Friday, July 25, 2014

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Want quick publicity? Send out a press release on your unpublished manuscript!

January 24, 2014   Filed under Blog, Featured, Potpourri, Publishing  

As this article from slate.com describes, yet again someone has received a lot of media attention for their unpublished research. This time the study was on the eventual decline of Facebook. The slate article does a fine job of undermining the premises of the paper and showing them not to be valid (particularly the one […]

Lee Grenci is mad as hell about the use of “polar vortex” in the media.

January 24, 2014   Filed under Blog, Featured  

He’s not taking it anymore. https://www.e-education.psu.edu/worldofweather/node/2098

Sell no manuscript before its time

January 18, 2014   Filed under Blog, Featured, Publishing, Writing  

This classic TV advertisement from the late 1970s features Orson Welles proclaiming that Paul Masson winery will not sell its wine until it is ready. Unfortunately, many authors “sell” their manuscript to journals before they are ready to enter peer review. The manuscripts are often sloppy, lacking careful proofreading. References are not in the proper […]

More on plain writing in the government

January 9, 2014   Filed under Blog, Featured, Writing  

Regular reader Brian Curran sends us this link on the Plain Writing Act and the results thereof, following up on earlier discussions of clear language in government writing. http://www.washingtonpost.com/blogs/federal-eye/wp/2013/11/19/plain-writing-in-government-agencies-plainly-speaking-arent-there-yet/ As the report card from the Center for Plain Language shows, NOAA gets a D for “Plain Writing”, although which documents were used was not stated […]

Tornadoes and the “Clash of the Air Masses”

November 26, 2013   Filed under Blog, Featured, Potpourri  

Ever seen media reports talk about how tornadoes form in the central United States? It always seems to start with warm air from the south meeting cold air from the north. Need some examples? How about these? USA Today: http://www.usatoday.com/story/news/nation/2013/06/08/oklahoma-tornadoes-ef5-moore/2401885/ The Independent: http://www.independent.co.uk/news/tornado-disaster-clash-of-air-masses-in-tornado-alley-1091490.html KTBC Fox News, Austin, Texas: http://www.myfoxaustin.com/story/21871999/weather-facts-tornado-rotation The BBC: National Geographic: http://ngm.nationalgeographic.com/2013/11/biggest-storm/tornado-formation I […]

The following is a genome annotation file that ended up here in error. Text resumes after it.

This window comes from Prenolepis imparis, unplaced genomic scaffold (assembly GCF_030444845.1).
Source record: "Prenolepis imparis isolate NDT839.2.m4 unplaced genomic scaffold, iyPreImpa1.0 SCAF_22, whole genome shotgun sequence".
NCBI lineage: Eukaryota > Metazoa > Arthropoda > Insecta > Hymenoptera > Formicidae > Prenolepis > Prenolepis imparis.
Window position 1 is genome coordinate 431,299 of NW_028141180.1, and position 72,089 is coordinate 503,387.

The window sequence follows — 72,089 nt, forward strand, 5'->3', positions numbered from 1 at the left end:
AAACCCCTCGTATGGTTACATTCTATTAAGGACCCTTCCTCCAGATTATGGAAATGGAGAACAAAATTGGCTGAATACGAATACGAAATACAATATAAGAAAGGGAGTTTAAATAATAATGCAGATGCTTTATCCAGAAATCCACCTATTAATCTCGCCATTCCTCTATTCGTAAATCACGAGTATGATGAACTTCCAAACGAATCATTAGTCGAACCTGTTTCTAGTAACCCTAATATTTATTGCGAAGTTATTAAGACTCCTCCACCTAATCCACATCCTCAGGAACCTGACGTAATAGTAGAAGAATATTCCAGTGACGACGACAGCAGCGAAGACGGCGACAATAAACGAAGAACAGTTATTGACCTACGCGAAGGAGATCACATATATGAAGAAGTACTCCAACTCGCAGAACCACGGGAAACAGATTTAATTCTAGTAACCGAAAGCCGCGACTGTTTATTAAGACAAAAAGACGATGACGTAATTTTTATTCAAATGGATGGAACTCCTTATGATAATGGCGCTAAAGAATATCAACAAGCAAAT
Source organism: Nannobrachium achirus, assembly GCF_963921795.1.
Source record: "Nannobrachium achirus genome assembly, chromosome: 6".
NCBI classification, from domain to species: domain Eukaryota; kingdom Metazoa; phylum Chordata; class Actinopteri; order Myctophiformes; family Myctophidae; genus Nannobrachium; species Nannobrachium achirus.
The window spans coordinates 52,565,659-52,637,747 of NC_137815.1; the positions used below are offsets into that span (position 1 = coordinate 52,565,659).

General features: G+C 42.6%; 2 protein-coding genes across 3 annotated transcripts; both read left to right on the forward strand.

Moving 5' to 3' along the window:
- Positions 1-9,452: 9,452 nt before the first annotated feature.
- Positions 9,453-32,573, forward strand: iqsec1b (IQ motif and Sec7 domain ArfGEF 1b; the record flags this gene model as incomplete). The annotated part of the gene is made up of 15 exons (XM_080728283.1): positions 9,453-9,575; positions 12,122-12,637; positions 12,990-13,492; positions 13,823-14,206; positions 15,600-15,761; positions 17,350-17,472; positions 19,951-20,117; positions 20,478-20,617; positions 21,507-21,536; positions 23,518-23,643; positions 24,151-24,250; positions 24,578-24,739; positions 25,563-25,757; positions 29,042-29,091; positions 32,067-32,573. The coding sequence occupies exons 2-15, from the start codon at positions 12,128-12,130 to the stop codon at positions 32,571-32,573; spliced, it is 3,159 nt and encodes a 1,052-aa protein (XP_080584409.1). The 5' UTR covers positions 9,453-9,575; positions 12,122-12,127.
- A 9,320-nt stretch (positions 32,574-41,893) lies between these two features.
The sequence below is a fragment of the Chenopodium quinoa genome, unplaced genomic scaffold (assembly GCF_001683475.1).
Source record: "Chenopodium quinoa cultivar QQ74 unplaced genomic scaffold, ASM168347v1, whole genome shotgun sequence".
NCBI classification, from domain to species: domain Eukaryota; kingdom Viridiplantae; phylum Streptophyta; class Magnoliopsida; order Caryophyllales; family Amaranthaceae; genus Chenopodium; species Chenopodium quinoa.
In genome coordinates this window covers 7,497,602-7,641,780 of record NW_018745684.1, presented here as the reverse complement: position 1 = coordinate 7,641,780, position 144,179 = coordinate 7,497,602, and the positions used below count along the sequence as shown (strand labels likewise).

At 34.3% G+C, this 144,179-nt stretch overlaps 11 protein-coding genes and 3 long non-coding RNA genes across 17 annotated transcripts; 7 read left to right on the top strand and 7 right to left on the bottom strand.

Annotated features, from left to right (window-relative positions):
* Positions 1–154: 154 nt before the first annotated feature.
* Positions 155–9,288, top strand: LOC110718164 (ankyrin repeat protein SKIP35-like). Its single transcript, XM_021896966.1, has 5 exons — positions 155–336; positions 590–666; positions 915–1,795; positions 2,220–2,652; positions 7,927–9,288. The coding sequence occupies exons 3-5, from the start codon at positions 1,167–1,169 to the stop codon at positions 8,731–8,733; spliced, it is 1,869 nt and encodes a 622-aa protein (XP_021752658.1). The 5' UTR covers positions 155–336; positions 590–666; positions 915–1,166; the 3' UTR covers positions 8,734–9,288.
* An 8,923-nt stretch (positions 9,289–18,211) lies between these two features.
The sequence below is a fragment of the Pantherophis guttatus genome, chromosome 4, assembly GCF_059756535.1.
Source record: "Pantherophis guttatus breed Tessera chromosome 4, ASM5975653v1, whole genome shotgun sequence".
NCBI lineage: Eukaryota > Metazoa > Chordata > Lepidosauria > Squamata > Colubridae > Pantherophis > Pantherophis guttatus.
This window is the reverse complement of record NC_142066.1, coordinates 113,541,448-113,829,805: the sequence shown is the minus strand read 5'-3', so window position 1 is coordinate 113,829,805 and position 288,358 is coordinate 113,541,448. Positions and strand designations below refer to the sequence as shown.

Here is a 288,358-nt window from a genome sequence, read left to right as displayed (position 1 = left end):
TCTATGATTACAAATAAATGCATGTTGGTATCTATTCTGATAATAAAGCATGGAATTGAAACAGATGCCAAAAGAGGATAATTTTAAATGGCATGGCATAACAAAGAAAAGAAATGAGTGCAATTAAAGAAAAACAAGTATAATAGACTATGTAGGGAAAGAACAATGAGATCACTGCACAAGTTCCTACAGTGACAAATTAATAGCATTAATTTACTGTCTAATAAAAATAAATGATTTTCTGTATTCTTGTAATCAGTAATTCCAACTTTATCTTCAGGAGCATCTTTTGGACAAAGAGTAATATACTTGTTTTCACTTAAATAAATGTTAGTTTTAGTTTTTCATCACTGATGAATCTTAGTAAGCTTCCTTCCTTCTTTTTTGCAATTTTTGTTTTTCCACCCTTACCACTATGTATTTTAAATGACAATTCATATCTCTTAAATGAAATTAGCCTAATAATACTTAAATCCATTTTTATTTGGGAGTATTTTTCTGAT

Twenty tips for interpreting scientific claims

November 21, 2013   Filed under Blog, Featured, Resources, Reviewing, Writing  

This Comment in Nature today by William Sutherland, David Spiegelhalter, and Mark Burgman is meant as a primer for policy makers who need to interpret science, but I would argue that this primer is also useful for scientists who might fall into this trap of overinterpreting or misinterpreting results in their own or others’ studies. […]

Epic Fail: What a Perfectly Putrid Poster Can Do for You

November 15, 2013   Filed under Blog, Featured, Humor, Posters  

Nice article in Eos by Paul Cooper and Julia Galkiewicz who define a PPP (Perfectly Putrid Poster).

From the “You’ve Got to Be Kidding” Category…

November 11, 2013   Filed under Blog, Featured, Humor, Writing  

I wonder if these authors chose this title, just to get the attention. Anyway, here it is.

Interview with Scientia Crastina

November 11, 2013   Filed under Blog, Featured, News, Potpourri  

I did this great interview with Olle Bergman who runs the web page Scientia Crastina, which bills itself as “communication skills for the scientists of tomorrow”. Thanks, Olle! Readers, I hope you enjoy the interview. I had fun answering the questions that Olle posed for me!

Teaching Quantum Physics to Children: Ellie the Electron

November 10, 2013   Filed under Blog, Featured, Potpourri  

Ellie the Electron is a children’s story about an electron who wants to be the star of the show. It was written by Dr. Yvette Hancock, a lecturer in Physics at the University of York. Yvette has done many outreach activities to promote physics to students (such as her Institute of Physics lecture at the […]

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